2-5 p.m. Hop back on the streetcar and visit the Old State House Museum (free). Collections range from Arkansas First Ladies’ gowns to Civil War battle flags and African-American quilts. Learn about frontier life in Arkansas at the Historic Arkansas Museum ($2.50 adults, $1.50 seniors 65+, $1 children under 18), which has guided living history tours of five pre-Civil War houses (hourly till 4 p.m.), and galleries of Arkansas-made decorative, fine and mechanical art. If you’re a shopper, step off briefly at the River Market to browse the art galleries and souvenir shops. Don’t miss the booklover’s paradise River Market Books & Gifts, which is attached to the Cox Creative and Showcase Arkansas galleries. Also in the River Market district is the Museum of Discovery ($8 adults, $7 ages 1-12 and 65+, free on the second Sunday of the month from 1-5 p.m.), an interactive museum of science and history with exhibits on health, engineering, insects and wild animals and Arkansas’ Native American population.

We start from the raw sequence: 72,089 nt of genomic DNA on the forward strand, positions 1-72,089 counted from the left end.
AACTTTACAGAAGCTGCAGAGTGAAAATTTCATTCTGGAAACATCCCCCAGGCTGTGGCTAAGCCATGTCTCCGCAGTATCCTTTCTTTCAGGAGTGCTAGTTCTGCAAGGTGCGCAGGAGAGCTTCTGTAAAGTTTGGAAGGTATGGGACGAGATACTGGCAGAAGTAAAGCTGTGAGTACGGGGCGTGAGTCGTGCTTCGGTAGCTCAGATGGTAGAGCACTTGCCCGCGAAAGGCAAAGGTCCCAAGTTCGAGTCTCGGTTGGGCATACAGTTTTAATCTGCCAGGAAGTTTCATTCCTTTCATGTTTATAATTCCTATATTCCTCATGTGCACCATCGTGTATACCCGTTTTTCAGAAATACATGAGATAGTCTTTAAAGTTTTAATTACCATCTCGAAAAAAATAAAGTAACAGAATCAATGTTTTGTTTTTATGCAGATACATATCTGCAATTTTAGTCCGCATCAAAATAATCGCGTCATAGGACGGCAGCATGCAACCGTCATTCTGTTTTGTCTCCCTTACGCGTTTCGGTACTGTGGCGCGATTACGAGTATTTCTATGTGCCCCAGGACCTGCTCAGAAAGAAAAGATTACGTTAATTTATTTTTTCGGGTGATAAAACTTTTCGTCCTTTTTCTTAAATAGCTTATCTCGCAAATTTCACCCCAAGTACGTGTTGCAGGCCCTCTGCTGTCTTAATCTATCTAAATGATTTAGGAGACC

5 p.m. The River Rail’s Blue line crosses the Arkansas River and has several stops in North Little Rock. Step off at the Main at 5th stop and choose a place to dine in the historic Argenta district. Cregeen’s Irish Pub (entrees $7-$19) was constructed in Dublin, disassembled and shipped to North Little Rock; it features Irish cuisine, sports broadcasts and live music. Ristorante Capeo (entrees $20-$42) is a casual dress restaurant serving fine Italian cuisine.